Using Coordination and Subordination for Sentence Variety

Sentence variety plays a vital role in engaging readers and conveying ideas effectively. To achieve this, writers should master the techniques of both coordination and subordination.

By skillfully utilising these concepts, you can transform your writing from monotonous to captivating, ensuring your ideas are conveyed with precision and impact.

Advantages of Sentence Variety in Writing

Why is sentence variety important? Well, it enhances readability, maintains reader engagement, and adds depth and complexity to your writing. By incorporating a mix of coordinated and subordinate clauses, you can bring your ideas to life and keep your readers hooked.

Sentence variety also helps in conveying information and expressing thoughts more clearly. Through the deliberate use of coordination and subordination techniques, you can emphasize certain points, establish relationships between ideas, and create a rhythmic flow that captures the reader’s attention.

Professional writers often employ sentence variety to captivate their audience. Whether it’s an engaging novel, a persuasive article, or an informative essay, varied sentences ensure that the writing remains interesting, impactful, and memorable.

Understanding Coordination

Coordination is a technique that allows writers to connect independent clauses of equal importance within a sentence. It brings balance, rhythm, and flow to the overall structure. Coordinating conjunctions such as “and,” “but,” and “or” serve as the glue that holds these independent clauses together, creating a seamless connection.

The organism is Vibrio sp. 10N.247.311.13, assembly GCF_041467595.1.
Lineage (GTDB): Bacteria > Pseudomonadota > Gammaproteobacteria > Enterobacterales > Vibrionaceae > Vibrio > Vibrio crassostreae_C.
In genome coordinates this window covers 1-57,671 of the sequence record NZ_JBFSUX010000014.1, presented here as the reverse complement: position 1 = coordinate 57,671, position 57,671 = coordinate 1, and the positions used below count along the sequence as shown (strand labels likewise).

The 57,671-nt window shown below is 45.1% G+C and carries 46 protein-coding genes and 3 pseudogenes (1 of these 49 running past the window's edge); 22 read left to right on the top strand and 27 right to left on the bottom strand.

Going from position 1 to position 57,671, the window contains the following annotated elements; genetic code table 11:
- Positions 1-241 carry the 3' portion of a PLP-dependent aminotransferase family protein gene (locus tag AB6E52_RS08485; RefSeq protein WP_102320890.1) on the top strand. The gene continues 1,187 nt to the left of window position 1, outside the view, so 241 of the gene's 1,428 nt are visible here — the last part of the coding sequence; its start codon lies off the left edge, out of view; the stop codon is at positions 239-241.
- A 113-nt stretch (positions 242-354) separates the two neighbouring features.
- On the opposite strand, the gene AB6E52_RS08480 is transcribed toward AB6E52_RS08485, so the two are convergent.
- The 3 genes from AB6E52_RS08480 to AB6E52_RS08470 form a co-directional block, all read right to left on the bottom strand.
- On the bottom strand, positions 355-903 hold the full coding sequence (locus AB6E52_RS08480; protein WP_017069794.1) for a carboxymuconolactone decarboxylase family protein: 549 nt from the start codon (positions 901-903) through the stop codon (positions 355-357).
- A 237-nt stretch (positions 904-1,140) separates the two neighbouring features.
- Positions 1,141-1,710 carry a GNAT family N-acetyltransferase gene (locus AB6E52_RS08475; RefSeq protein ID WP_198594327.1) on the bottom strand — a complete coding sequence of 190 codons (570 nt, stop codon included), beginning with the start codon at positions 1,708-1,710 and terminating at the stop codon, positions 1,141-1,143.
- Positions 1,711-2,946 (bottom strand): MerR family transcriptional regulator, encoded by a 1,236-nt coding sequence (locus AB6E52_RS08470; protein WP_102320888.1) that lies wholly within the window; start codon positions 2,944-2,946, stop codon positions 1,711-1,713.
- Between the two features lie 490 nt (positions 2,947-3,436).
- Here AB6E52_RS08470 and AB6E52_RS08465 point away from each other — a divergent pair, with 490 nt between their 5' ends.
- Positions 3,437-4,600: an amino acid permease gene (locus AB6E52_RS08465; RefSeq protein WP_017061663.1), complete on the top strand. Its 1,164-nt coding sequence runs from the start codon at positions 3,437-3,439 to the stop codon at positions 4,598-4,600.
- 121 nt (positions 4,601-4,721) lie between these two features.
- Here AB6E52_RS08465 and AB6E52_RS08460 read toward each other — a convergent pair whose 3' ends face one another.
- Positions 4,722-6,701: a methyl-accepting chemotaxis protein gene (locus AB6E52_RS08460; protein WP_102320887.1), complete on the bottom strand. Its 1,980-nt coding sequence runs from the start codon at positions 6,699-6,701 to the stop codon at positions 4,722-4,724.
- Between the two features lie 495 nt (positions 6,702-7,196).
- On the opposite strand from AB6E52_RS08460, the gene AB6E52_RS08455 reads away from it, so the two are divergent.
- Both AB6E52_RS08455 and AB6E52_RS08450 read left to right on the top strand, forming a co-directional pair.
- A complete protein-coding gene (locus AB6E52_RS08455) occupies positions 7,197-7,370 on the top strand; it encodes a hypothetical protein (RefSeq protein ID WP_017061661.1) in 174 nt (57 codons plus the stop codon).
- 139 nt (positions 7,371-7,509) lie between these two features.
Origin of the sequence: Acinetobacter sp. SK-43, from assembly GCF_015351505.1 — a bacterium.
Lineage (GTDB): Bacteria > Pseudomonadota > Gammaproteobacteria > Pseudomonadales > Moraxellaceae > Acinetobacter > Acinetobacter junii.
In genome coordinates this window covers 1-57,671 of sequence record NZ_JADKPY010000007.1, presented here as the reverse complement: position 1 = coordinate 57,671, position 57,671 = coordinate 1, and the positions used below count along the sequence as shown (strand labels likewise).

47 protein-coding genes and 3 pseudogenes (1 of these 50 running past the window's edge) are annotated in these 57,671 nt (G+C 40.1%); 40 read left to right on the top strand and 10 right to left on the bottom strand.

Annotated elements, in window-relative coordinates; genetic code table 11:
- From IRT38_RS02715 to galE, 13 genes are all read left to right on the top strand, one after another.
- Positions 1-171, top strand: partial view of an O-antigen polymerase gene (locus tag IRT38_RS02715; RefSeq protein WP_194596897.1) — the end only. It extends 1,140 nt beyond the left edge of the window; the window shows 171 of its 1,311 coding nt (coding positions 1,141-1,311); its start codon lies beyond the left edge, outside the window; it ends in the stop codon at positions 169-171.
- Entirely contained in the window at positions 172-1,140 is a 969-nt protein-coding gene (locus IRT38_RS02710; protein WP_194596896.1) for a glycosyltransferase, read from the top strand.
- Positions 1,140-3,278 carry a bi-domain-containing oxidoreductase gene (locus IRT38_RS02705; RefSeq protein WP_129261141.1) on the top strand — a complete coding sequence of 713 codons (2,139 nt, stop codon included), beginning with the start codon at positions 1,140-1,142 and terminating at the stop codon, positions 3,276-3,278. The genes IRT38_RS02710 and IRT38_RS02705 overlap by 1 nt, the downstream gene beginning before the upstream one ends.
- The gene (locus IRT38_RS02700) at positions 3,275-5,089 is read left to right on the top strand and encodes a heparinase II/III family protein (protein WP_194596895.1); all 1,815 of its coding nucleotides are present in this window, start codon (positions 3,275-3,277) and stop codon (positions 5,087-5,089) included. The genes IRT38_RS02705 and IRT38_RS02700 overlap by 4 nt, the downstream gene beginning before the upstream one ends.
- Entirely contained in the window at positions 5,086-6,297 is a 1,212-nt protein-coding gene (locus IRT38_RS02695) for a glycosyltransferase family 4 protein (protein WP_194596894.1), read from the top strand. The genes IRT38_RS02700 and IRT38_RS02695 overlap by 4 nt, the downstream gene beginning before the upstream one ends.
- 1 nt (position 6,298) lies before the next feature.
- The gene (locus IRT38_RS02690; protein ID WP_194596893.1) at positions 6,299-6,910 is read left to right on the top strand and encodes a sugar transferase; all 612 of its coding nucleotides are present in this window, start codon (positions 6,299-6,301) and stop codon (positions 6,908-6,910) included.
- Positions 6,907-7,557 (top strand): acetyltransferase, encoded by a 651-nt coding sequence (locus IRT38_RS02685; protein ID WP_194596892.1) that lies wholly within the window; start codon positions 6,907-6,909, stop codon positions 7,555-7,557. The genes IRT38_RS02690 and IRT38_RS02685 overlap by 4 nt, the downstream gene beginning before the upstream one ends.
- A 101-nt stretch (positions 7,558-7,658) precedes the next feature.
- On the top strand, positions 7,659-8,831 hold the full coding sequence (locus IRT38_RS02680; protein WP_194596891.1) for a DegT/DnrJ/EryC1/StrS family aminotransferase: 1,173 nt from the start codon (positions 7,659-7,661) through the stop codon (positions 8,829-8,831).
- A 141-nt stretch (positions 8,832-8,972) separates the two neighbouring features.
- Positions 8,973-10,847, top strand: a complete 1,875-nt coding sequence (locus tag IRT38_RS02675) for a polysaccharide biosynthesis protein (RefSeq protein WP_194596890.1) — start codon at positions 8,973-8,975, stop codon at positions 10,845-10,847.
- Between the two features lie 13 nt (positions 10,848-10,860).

For instance, compare the following sentences:

  • “I enjoy reading. I also like hiking.”
  • “I enjoy reading and hiking.”

By coordinating the two independent clauses with the conjunction “and,” the sentences flow together smoothly.

Enhancing Sentence Variety through Subordination

Subordination, on the other hand, involves joining a dependent clause to an independent clause, forming a complex sentence. This technique adds complexity and depth to your writing, enabling you to express relationships between ideas clearly.

Subordinating conjunctions, such as “although,” “because,” and “while,” are used to introduce dependent clauses. By using these conjunctions effectively, you can create subordinate clauses that provide additional information or context to the main clause.

Consider the following example:

  • “She failed the exam. Therefore, she didn’t get into her preferred university.”
  • “Although she failed the exam, she didn’t get into her preferred university.”

By using the subordinating conjunction “although,” the two ideas are connected, and the cause-and-effect relationship between failing the exam and not getting into the preferred university is made explicit.

Balancing Coordination and Subordination

Coordination and subordination work hand in hand to create sentence variety and ensure a smooth flow of ideas. In fact, many sentences will incorporate both techniques to achieve a balanced effect.

By combining coordination and subordination, writers can express complex ideas succinctly without sacrificing coherence. For instance:

  • “She worked diligently, but she still didn’t manage to finish the project on time.”

In this sentence, coordination is used with the conjunction “but” to join two independent clauses, while subordination is employed in the first independent clause by using the adverbial clause “she worked diligently.”


Coordination and subordination are powerful tools in the writer’s arsenal. By skillfully combining the two techniques, you can transform your writing from ordinary to extraordinary. Sentence variety not only enhances readability but also adds depth and clarity to your ideas.

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